Knife River plans new $40 million facility > Spokane Journal of Business

2022-04-20 03:35:52 By : Mr. Alin zheng

Prestress concrete manufacturer Knife River Corp. is building a new $40 million facility for its Spokane-area operations just west of the Washington-Idaho state border.

Peter Gay, general manager of Knife River’s Spokane-area operations, says the company has begun to construct a prestress and precast concrete production facility and office at 7721 N. Idaho Road, south of Trent Avenue, in the Newman Lake area.

Gay says Knife River set its sights on constructing a new facility when its parent company, North Dakota-based MDU Resources Group Inc., acquired the Spokane Valley operations of Oldcastle Infrastructure Inc. in February 2020.

The Spokane Valley facility was constructed in the 1960s, he says.

“The facility is doing well, but it’s largely outdoors,” Gay says. “There was a lot of support for investing in a newer, modern facility to replace that 60-year-old model. Unlike our current facility, almost all of the manufacturing operations will be under one roof. It’ll create a much better environment for our workforce.”

There are currently 75 people working for the company here, Knife River director of communications Tony Spilde says.

The new facility will include about 188,000 square feet, 20,000 square feet of which will be dedicated to offices. The rest will provide covered space for employees to work in. At its current facility, Knife River has about 26,000 square feet under various roofs, Spilde says. 

While the new facility will be smaller than Knife River’s current operations, Gay says production will increase as a result of an increased focus on operational efficiencies.

The new facility site will be situated on 45 acres of land. That’s about half the size of Knife River’s current 85-acre site at 922 N. Carnahan Road, which Spilde says includes about 37 acres of unusable gravel pit area. 

“Our footprint will be smaller than our site today, but the actual capacity is significantly higher by using technology,” Gay says. “It’s a lot more automated and controlled.”

Overhead cranes will make the facility more efficient and safer, Gay asserts. Concrete will be delivered to casting beds by an automated bucket system.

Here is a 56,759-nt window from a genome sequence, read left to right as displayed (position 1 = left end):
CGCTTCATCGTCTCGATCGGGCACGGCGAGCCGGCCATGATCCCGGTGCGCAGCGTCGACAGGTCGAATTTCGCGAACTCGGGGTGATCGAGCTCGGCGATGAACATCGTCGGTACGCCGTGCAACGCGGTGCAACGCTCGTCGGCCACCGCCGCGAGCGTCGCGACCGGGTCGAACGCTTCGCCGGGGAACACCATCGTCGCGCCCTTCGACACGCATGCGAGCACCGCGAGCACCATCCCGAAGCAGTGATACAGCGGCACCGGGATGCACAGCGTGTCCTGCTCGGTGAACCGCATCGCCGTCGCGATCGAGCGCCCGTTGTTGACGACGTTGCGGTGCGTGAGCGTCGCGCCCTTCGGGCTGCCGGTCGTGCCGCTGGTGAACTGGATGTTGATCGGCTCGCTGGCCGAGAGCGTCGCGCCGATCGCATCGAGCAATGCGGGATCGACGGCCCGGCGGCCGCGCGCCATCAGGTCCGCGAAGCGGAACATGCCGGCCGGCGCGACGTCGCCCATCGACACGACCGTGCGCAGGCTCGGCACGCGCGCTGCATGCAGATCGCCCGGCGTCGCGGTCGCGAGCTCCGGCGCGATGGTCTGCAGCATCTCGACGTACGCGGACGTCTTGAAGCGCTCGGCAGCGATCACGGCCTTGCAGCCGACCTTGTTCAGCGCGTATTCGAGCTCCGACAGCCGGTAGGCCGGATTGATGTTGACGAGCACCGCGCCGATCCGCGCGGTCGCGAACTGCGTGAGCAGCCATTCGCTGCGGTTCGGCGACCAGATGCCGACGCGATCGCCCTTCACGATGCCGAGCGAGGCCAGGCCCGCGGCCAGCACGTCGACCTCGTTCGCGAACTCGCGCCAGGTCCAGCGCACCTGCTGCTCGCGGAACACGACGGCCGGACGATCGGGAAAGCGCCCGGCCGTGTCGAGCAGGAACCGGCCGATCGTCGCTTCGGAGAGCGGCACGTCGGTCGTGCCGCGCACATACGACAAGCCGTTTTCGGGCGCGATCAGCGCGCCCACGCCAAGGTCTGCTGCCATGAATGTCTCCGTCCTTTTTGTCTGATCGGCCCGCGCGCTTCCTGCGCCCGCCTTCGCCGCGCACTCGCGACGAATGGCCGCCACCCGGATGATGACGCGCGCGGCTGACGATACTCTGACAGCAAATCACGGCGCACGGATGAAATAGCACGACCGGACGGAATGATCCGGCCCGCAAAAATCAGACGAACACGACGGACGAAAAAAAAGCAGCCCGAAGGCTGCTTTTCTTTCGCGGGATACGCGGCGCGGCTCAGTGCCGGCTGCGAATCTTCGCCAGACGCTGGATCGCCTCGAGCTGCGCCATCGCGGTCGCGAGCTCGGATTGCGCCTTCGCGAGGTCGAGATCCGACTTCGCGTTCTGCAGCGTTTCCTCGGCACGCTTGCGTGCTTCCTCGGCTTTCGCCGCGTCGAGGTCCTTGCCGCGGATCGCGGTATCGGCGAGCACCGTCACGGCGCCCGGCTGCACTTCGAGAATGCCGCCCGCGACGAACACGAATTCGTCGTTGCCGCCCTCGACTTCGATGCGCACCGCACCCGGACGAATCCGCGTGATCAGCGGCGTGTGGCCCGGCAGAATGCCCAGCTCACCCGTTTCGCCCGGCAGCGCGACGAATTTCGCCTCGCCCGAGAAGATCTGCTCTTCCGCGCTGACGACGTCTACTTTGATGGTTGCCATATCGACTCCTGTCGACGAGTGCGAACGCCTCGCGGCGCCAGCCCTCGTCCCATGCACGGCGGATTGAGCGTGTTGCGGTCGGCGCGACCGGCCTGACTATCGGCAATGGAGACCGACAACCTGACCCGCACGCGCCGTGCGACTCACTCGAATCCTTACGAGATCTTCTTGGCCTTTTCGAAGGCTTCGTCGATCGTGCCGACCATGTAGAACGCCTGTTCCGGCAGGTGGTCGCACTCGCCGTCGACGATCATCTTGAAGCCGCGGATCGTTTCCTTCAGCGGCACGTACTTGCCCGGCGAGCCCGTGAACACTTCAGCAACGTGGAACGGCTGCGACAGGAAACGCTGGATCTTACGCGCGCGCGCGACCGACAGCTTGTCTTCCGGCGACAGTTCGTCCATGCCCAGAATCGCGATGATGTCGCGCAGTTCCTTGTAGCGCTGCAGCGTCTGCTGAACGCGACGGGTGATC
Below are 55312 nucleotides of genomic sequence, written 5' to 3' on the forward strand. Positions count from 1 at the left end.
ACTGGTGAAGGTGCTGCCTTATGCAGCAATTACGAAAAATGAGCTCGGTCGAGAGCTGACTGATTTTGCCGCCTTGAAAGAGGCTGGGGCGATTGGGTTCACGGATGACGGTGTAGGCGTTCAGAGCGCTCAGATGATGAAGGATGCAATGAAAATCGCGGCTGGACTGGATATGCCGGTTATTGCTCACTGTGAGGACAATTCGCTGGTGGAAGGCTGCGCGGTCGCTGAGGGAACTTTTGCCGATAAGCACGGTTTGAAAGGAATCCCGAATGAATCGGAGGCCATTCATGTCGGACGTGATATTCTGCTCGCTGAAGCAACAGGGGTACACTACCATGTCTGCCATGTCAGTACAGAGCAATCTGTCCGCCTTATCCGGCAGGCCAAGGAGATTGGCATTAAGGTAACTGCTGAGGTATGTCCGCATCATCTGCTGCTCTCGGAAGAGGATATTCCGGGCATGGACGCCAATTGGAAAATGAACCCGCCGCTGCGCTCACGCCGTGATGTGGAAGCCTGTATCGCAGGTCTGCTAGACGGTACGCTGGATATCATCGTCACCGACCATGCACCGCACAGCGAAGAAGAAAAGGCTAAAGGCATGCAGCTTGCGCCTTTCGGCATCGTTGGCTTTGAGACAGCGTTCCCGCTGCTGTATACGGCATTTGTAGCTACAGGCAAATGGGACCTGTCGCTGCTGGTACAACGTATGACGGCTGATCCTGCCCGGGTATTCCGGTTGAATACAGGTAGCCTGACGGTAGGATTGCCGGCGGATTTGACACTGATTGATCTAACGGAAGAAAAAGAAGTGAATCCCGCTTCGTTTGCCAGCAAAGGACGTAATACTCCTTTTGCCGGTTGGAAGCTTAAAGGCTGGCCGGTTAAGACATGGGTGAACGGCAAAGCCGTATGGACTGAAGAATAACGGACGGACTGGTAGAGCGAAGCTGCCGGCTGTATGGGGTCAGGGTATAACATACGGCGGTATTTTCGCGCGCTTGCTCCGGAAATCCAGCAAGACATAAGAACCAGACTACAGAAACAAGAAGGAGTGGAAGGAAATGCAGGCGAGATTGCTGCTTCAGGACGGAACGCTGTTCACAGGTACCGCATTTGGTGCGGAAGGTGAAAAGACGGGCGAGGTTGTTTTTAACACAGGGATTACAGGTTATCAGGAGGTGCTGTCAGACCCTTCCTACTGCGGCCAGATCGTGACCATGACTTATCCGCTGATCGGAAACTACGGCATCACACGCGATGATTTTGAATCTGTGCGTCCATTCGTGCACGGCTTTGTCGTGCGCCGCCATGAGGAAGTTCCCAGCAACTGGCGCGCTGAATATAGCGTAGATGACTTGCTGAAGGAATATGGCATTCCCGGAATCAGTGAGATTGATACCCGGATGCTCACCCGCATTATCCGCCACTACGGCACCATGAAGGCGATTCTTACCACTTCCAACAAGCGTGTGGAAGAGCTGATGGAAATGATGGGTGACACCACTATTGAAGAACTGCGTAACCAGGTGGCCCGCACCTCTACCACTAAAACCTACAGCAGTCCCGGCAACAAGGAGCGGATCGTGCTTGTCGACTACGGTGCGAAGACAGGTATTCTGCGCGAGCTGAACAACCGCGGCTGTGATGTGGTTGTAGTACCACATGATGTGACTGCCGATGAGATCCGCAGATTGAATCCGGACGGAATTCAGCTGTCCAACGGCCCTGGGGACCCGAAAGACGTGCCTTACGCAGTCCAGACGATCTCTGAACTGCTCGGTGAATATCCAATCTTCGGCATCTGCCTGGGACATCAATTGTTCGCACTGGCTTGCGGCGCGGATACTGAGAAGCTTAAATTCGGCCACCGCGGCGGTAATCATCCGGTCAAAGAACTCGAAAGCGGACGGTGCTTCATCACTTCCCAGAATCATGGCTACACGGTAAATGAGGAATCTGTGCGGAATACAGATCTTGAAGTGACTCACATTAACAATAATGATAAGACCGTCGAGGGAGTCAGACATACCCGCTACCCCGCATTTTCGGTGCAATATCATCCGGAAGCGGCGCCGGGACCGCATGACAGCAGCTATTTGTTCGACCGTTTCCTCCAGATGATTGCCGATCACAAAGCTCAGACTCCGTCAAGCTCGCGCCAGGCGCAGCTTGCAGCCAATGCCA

“We expect that we’re going to be almost doubling our girder production capacity,” Gay says.

Knife River purchased the property for $1.8 million late last year, state real estate tax records show. The company broke ground on the new site in June and will be working on foundations and erecting walls for the remainder of the year.

“Our goal is to be moved into the new site by July of next year,” Gay says. 

The cost of the project has increased significantly as the construction industry continues to grapple with cost increases and materials shortages. The original permit for the facility showed valuation of about $18.6 million. 

“We’re now $40 million in total project value,” Gay says. “Like a lot of construction, the cost has gone up from our original estimate.”

Spilde says the rising cost of steel has increased the project’s price tag. 

“The building has a steel roof, and at 188,000 square feet, that’s a lot of roof,” Spilde says. “Most of the rest of the structural components are precast concrete, which is great for us—very durable and cost-effective.” 

Gay says the process of identifying a new site for Knife River has been challenging.

“There aren’t a lot of properties left that are available for industrial purposes,” Gay says. “You’d think there’s a lot of property around, but when you start looking for a 45-acre site with those capabilities, it’s limited.”

There was some debate about whether the company should remain in Washington or seek a new location in Idaho, Gay says. Knife River CEO David C. Barney settled the matter ultimately.

“He said, ‘where are our employees today?’” Gay says. Gay replied that most of Knife River’s operations here are staffed by Washingtonians. Barney said the decision was a simple one: remain where the workforce is located.

“We’ve been a 60-year Washington business, and we’re committed to continuing to be a Washington business,” Gay says, referring to the continuing operations here.

The Spokane Valley facility has been involved in many construction projects in the Spokane area and around the Inland Northwest, including in recent years the Davenport Grand Hotel downtown, the Inc. distribution facility on the West Plains, and a concrete salmon passage flume in partnership with Spokane-based Garco Construction Inc., near Cle Elum, Washington.

Before Knife River acquired the Spokane Valley facility last year, the prestress concrete concern was owned by Oldcastle Infrastructure. Before that, it was owned by CPM Development Corp., then known as Central Pre-Mix Concrete Co.

CPM Development owns the land Knife River currently is leasing. Gay says Knife River will exit its lease contract.

Knife River was founded in Harrisburg, Oregon, in the 1950s and was later acquired by MDU Resources Group.  

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Reporter Virginia Thomas has worked at the Journal since 2017 and covers the health care industry. As a reporter, she loves learning about Spokane's many growing industries. She enjoys travelling with her husband, snuggling with her cats, and cross stitching.

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